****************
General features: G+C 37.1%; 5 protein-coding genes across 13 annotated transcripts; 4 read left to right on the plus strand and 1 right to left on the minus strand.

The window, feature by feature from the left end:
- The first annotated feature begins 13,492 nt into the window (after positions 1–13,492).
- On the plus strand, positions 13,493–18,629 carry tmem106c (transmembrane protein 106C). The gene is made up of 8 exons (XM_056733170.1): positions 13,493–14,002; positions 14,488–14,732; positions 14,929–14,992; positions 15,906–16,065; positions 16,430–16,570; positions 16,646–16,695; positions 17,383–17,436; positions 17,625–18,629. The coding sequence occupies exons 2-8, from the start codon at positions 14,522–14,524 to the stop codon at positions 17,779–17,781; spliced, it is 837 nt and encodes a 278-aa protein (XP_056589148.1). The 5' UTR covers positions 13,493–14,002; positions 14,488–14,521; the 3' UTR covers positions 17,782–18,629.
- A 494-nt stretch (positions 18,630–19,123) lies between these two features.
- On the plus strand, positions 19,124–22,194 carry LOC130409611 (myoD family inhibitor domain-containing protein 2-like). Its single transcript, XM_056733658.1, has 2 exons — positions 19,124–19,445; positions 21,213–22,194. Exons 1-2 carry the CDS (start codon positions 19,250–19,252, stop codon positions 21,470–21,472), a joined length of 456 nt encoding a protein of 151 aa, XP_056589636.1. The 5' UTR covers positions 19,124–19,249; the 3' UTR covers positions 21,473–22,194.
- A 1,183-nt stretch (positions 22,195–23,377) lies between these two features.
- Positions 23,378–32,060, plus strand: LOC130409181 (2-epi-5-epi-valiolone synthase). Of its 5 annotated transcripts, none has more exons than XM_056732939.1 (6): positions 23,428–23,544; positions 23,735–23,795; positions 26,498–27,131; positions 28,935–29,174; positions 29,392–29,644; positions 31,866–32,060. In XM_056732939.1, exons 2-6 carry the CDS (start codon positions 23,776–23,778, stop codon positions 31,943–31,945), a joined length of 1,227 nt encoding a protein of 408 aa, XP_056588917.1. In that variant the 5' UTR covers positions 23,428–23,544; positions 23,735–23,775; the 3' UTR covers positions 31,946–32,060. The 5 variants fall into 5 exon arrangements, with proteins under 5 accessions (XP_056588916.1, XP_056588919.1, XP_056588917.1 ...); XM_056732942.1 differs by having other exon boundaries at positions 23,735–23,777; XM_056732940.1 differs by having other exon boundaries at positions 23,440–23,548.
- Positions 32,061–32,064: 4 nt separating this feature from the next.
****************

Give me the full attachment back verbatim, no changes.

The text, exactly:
General features: G+C 37.1%; 5 protein-coding genes across 13 annotated transcripts; 4 read left to right on the plus strand and 1 right to left on the minus strand.

The window, feature by feature from the left end:
- The first annotated feature begins 13,492 nt into the window (after positions 1–13,492).
- On the plus strand, positions 13,493–18,629 carry tmem106c (transmembrane protein 106C). The gene is made up of 8 exons (XM_056733170.1): positions 13,493–14,002; positions 14,488–14,732; positions 14,929–14,992; positions 15,906–16,065; positions 16,430–16,570; positions 16,646–16,695; positions 17,383–17,436; positions 17,625–18,629. The coding sequence occupies exons 2-8, from the start codon at positions 14,522–14,524 to the stop codon at positions 17,779–17,781; spliced, it is 837 nt and encodes a 278-aa protein (XP_056589148.1). The 5' UTR covers positions 13,493–14,002; positions 14,488–14,521; the 3' UTR covers positions 17,782–18,629.
- A 494-nt stretch (positions 18,630–19,123) lies between these two features.
- On the plus strand, positions 19,124–22,194 carry LOC130409611 (myoD family inhibitor domain-containing protein 2-like). Its single transcript, XM_056733658.1, has 2 exons — positions 19,124–19,445; positions 21,213–22,194. Exons 1-2 carry the CDS (start codon positions 19,250–19,252, stop codon positions 21,470–21,472), a joined length of 456 nt encoding a protein of 151 aa, XP_056589636.1. The 5' UTR covers positions 19,124–19,249; the 3' UTR covers positions 21,473–22,194.
- A 1,183-nt stretch (positions 22,195–23,377) lies between these two features.
- Positions 23,378–32,060, plus strand: LOC130409181 (2-epi-5-epi-valiolone synthase). Of its 5 annotated transcripts, none has more exons than XM_056732939.1 (6): positions 23,428–23,544; positions 23,735–23,795; positions 26,498–27,131; positions 28,935–29,174; positions 29,392–29,644; positions 31,866–32,060. In XM_056732939.1, exons 2-6 carry the CDS (start codon positions 23,776–23,778, stop codon positions 31,943–31,945), a joined length of 1,227 nt encoding a protein of 408 aa, XP_056588917.1. In that variant the 5' UTR covers positions 23,428–23,544; positions 23,735–23,775; the 3' UTR covers positions 31,946–32,060. The 5 variants fall into 5 exon arrangements, with proteins under 5 accessions (XP_056588916.1, XP_056588919.1, XP_056588917.1 ...); XM_056732942.1 differs by having other exon boundaries at positions 23,735–23,777; XM_056732940.1 differs by having other exon boundaries at positions 23,440–23,548.
- Positions 32,061–32,064: 4 nt separating this feature from the next.